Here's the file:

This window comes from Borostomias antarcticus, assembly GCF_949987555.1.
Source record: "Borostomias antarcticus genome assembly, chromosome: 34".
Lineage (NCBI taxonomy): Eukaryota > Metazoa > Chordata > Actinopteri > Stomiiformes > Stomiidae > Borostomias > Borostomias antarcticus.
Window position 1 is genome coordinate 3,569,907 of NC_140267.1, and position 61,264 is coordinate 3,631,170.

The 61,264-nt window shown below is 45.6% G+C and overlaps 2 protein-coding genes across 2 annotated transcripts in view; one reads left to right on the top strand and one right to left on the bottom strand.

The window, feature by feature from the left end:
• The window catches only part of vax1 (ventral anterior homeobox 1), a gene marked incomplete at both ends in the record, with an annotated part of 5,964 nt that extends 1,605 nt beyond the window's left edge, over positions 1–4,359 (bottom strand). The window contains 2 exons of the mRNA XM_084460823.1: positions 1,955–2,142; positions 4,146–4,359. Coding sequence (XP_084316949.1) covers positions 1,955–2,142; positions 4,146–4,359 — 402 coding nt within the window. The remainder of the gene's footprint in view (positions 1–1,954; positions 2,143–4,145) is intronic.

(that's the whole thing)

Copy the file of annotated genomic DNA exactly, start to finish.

This window comes from Borostomias antarcticus, assembly GCF_949987555.1.
Source record: "Borostomias antarcticus genome assembly, chromosome: 34".
Lineage (NCBI taxonomy): Eukaryota > Metazoa > Chordata > Actinopteri > Stomiiformes > Stomiidae > Borostomias > Borostomias antarcticus.
Window position 1 is genome coordinate 3,569,907 of NC_140267.1, and position 61,264 is coordinate 3,631,170.

The 61,264-nt window shown below is 45.6% G+C and overlaps 2 protein-coding genes across 2 annotated transcripts in view; one reads left to right on the top strand and one right to left on the bottom strand.

The window, feature by feature from the left end:
• The window catches only part of vax1 (ventral anterior homeobox 1), a gene marked incomplete at both ends in the record, with an annotated part of 5,964 nt that extends 1,605 nt beyond the window's left edge, over positions 1–4,359 (bottom strand). The window contains 2 exons of the mRNA XM_084460823.1: positions 1,955–2,142; positions 4,146–4,359. Coding sequence (XP_084316949.1) covers positions 1,955–2,142; positions 4,146–4,359 — 402 coding nt within the window. The remainder of the gene's footprint in view (positions 1–1,954; positions 2,143–4,145) is intronic.